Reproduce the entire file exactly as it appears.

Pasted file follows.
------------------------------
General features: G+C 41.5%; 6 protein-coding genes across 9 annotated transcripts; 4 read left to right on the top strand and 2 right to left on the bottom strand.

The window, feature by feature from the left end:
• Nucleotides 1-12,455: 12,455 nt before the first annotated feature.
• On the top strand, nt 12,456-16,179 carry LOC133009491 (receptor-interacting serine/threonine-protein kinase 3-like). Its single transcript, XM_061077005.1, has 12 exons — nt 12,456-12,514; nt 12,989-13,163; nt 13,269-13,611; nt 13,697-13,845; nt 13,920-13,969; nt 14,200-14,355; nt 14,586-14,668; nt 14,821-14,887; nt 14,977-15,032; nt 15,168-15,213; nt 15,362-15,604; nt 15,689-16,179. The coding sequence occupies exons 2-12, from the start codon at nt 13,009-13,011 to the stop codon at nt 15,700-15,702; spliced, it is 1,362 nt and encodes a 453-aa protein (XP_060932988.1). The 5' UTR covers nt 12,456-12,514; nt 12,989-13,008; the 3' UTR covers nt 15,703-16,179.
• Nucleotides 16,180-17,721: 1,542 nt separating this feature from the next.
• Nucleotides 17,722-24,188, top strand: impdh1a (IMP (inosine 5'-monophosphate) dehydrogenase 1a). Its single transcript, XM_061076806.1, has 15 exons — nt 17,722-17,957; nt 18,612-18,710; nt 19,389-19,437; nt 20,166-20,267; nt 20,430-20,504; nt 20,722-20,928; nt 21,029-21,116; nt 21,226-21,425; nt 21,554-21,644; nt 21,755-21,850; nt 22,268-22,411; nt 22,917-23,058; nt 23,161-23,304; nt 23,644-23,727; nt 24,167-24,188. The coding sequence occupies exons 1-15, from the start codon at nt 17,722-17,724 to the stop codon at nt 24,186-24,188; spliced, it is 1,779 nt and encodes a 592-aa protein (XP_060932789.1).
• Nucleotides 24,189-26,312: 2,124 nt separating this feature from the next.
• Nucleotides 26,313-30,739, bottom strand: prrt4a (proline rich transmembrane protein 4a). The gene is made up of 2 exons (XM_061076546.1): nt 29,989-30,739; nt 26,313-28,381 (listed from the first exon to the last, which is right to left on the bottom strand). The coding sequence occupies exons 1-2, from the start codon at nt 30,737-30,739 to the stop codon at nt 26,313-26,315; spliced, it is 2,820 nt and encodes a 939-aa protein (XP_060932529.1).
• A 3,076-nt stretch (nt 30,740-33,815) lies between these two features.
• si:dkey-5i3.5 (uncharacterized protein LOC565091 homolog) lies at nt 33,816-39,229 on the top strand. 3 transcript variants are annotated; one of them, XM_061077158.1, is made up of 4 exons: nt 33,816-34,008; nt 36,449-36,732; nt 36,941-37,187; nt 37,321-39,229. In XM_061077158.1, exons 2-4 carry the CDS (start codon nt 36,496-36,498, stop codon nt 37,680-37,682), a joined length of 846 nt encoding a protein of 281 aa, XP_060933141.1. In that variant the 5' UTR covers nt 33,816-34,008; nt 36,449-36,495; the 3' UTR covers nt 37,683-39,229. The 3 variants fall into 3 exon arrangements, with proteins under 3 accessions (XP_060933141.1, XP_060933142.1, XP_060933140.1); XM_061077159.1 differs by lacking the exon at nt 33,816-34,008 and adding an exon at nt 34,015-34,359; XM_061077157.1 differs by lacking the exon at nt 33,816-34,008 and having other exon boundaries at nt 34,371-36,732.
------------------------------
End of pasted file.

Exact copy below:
General features: G+C 41.5%; 6 protein-coding genes across 9 annotated transcripts; 4 read left to right on the top strand and 2 right to left on the bottom strand.

The window, feature by feature from the left end:
• Nucleotides 1-12,455: 12,455 nt before the first annotated feature.
• On the top strand, nt 12,456-16,179 carry LOC133009491 (receptor-interacting serine/threonine-protein kinase 3-like). Its single transcript, XM_061077005.1, has 12 exons — nt 12,456-12,514; nt 12,989-13,163; nt 13,269-13,611; nt 13,697-13,845; nt 13,920-13,969; nt 14,200-14,355; nt 14,586-14,668; nt 14,821-14,887; nt 14,977-15,032; nt 15,168-15,213; nt 15,362-15,604; nt 15,689-16,179. The coding sequence occupies exons 2-12, from the start codon at nt 13,009-13,011 to the stop codon at nt 15,700-15,702; spliced, it is 1,362 nt and encodes a 453-aa protein (XP_060932988.1). The 5' UTR covers nt 12,456-12,514; nt 12,989-13,008; the 3' UTR covers nt 15,703-16,179.
• Nucleotides 16,180-17,721: 1,542 nt separating this feature from the next.
• Nucleotides 17,722-24,188, top strand: impdh1a (IMP (inosine 5'-monophosphate) dehydrogenase 1a). Its single transcript, XM_061076806.1, has 15 exons — nt 17,722-17,957; nt 18,612-18,710; nt 19,389-19,437; nt 20,166-20,267; nt 20,430-20,504; nt 20,722-20,928; nt 21,029-21,116; nt 21,226-21,425; nt 21,554-21,644; nt 21,755-21,850; nt 22,268-22,411; nt 22,917-23,058; nt 23,161-23,304; nt 23,644-23,727; nt 24,167-24,188. The coding sequence occupies exons 1-15, from the start codon at nt 17,722-17,724 to the stop codon at nt 24,186-24,188; spliced, it is 1,779 nt and encodes a 592-aa protein (XP_060932789.1).
• Nucleotides 24,189-26,312: 2,124 nt separating this feature from the next.
• Nucleotides 26,313-30,739, bottom strand: prrt4a (proline rich transmembrane protein 4a). The gene is made up of 2 exons (XM_061076546.1): nt 29,989-30,739; nt 26,313-28,381 (listed from the first exon to the last, which is right to left on the bottom strand). The coding sequence occupies exons 1-2, from the start codon at nt 30,737-30,739 to the stop codon at nt 26,313-26,315; spliced, it is 2,820 nt and encodes a 939-aa protein (XP_060932529.1).
• A 3,076-nt stretch (nt 30,740-33,815) lies between these two features.
• si:dkey-5i3.5 (uncharacterized protein LOC565091 homolog) lies at nt 33,816-39,229 on the top strand. 3 transcript variants are annotated; one of them, XM_061077158.1, is made up of 4 exons: nt 33,816-34,008; nt 36,449-36,732; nt 36,941-37,187; nt 37,321-39,229. In XM_061077158.1, exons 2-4 carry the CDS (start codon nt 36,496-36,498, stop codon nt 37,680-37,682), a joined length of 846 nt encoding a protein of 281 aa, XP_060933141.1. In that variant the 5' UTR covers nt 33,816-34,008; nt 36,449-36,495; the 3' UTR covers nt 37,683-39,229. The 3 variants fall into 3 exon arrangements, with proteins under 3 accessions (XP_060933141.1, XP_060933142.1, XP_060933140.1); XM_061077159.1 differs by lacking the exon at nt 33,816-34,008 and adding an exon at nt 34,015-34,359; XM_061077157.1 differs by lacking the exon at nt 33,816-34,008 and having other exon boundaries at nt 34,371-36,732.